We evaluated the serum response against coronavirus-derived antigens using ELISAs, including SARS-2 spike, RBDs from SARS-2, SARS-1, WIV1, as well as a previously described SARS-2 RBMhg RBD with two engineered glycans at positions 475 and 501 that abrogate ACE2 engagement (Figures 2A, B) (12, 29). Both immunization regimens resulted in similar patterns of serum reactivity. Each cohort had a significant decrease in reactivity against the SARS-1 and WIV1 RBDs relative to the SARS-2 spike, with around a 10-fold difference. Both the Spike Boost cohort and the RBD Boost cohort had the highest ELISA titers against the full SARS-2 spike protein. The Spike Boost cohort also showed a significant decrease in reactivity against the SARS-1 RBD in comparison to both the SARS-2 RBD and the SARS-2 RBMhg RBD.
Figure 2 Serum response to immunization regimens. Serum collected at day 35 from the Spike Boost cohort (A) and the RBD boost cohort (B) was assayed in ELISA different coronavirus antigens. (C, D) Additional ELISAs were performed using day 35 serum samples against RaTG13 and SHC014 RBDs. (E, F) Percent of day 35 serum antibody binding lost in competition ELISAs compared to a no IgG control. SARS- 2, SARS-1, and WIV1 RBDs were used as coating antigens. Statistical significance across all panels was determined using Kruskal-Wallis test with post-hoc analysis using Dunn’s test corrected for multiple comparisons (*p < 0.05, **p < 0.01, ***p < 0.001). All pairwise comparisons were performed, and only statistically significant comparisons are indicated on the plots.
We further tested whether the sera from each cohort could cross-react with additional sarbeocoviruses, RaTG13 and SHC014 (Figures 2C, D). While both cohorts showed a significant decrease in reactivity against the SHC014 RBD relative to the SARS-2 RBD, the magnitude of this difference was greater in the Spike Boost cohort. These data suggest that boosting with either the SARS-2 spike or RBD confers broad reactivity to related sarbecoviruses.
Serum responses map onto conserved epitopes
We next evaluated whether the serum response was directed towards cross-reactive, and potentially broadly neutralizing RBD epitopes. Conservation across SARS-2, SARS-1, and WIV1 RBDs primarily occurs outside of the ACE2 receptor binding motif. Indeed, the previously characterized CR3022 and S309 antibodies have footprints that together cover much of this conserved region, with epitope buried surface area (BSA) of 917 Å2 and 795 Å2, respectively compared to 869 Å2 for ACE2 (30–32). We performed serum competition by incubating RBD-coated ELISA plates with IgGs B38, P2B-2F6, CR3022, and S309, representing each of the four previously defined “classes” of SARS-2 RBD epitopes (33). We then assessed binding of mouse serum IgG to determine the extent of serum competition with each monoclonal antibody (Figures 2E, F). In both cohorts, competition with both CR3022 and S309 reduced serum titers against the SARS-1 and WIV1-1 RBDs, though this difference was only statistically significant in the Spike Boost cohort. Neither the Spike Boost cohort nor the RBD Boost cohort showed a significant reduction in serum titers against the SARS-2 RBD in competition with any of the antibodies, indicating that the serum antibody response is not focused predominantly to these epitopes.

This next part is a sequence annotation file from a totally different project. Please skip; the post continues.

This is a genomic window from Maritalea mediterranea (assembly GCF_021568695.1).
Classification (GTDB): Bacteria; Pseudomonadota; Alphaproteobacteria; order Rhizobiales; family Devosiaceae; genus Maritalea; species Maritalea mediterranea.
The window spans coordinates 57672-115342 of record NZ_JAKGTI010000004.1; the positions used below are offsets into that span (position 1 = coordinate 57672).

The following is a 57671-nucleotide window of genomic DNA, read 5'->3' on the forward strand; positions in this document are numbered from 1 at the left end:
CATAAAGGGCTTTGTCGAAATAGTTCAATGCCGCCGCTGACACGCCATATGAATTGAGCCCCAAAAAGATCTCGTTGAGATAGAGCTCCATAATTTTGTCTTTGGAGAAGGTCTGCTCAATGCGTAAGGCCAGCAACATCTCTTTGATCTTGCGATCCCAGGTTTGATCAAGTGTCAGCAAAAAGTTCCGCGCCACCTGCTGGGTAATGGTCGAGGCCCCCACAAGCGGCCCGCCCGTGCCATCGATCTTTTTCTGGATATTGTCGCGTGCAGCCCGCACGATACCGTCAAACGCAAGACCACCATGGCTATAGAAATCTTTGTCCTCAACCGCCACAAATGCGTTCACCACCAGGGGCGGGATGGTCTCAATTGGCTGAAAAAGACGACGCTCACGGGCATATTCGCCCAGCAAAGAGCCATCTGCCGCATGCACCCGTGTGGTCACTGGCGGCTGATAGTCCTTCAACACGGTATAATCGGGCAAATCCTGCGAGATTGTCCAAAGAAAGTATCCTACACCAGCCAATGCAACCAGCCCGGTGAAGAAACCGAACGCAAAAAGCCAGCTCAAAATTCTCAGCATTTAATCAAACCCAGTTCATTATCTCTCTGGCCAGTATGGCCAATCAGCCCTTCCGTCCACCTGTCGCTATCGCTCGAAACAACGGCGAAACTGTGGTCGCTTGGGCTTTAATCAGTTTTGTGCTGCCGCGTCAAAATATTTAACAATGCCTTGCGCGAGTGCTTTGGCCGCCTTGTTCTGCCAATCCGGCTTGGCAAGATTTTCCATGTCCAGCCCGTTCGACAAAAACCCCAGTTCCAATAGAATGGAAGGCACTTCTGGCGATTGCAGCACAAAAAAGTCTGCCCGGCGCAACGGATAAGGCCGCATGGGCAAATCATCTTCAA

Expanded IgG+ B cell populations target cross-reactive receptor binding domain epitopes
To compare the observed sera responses, we measured the amount of antigen-specific IgG+ B cells expanded by the Spike Boost and RBD Boost immunization regimens. We used the SARS-2 RBMhg RBD construct with the two additional glycans on the RBM to bin SARS-2 spike-directed B cells into 3 populations: those that bound RBM epitopes; those that bound the non-RBM epitopes on the RBD; and those that bound the “remainder” of the spike protein (Figures 3A, B). In the RBD Boost cohort, the proportion of B cells specific for the non-RBM portion of the RBD was significantly greater than the proportion of B cells directed towards the RBM or the remainder of the SARS-2 spike (Figure 3C). In the Spike Boost cohort, most SARS-2 spike-directed B cells bound to the non-RBD regions on the SARS-2 spike. This indicates that boosting with the SARS-2 RBD, rather than the full SARS-2 spike, redirects the IgG+ B cell response towards RBD epitopes and away from epitopes in the SARS-2 spike that fall outside of the RBD.
Figure 3 Flow cytometry gating scheme and results. (A) Gating strategy to select for CD3-/CD19+/IgM-/IgG+ cells to isolate the memory B cell population. (B) Antigen specific memory IgG responses were identified using a combination of SARS-2 spike, SARS-2 RBD, and SARS-2 RBMhg RBD flow hooks. SARS-2 spike-directed B cell responses were further separated by reactivity to into the RBM, RBD remainder (excluding RBM epitopes), and spike remainder (excluding RBM and RBD epitopes). (C) Spike-directed responses were binned into RBM, RBD remainder (excluding RBM epitopes), and spike remainder (excluding RBD and RBM epitopes) populations using relevant probes in flow cytometry. Data is shown as a percentage of total spike-specific IgG+ B-cells. Statistical significance was determined using Kruskal-Wallis test with posthoc analysis using Dunn’s test corrected for multiple comparisons (*p < 0.05, **p < 0.01); ns, not significant.
Elicited immune response is cross-neutralizing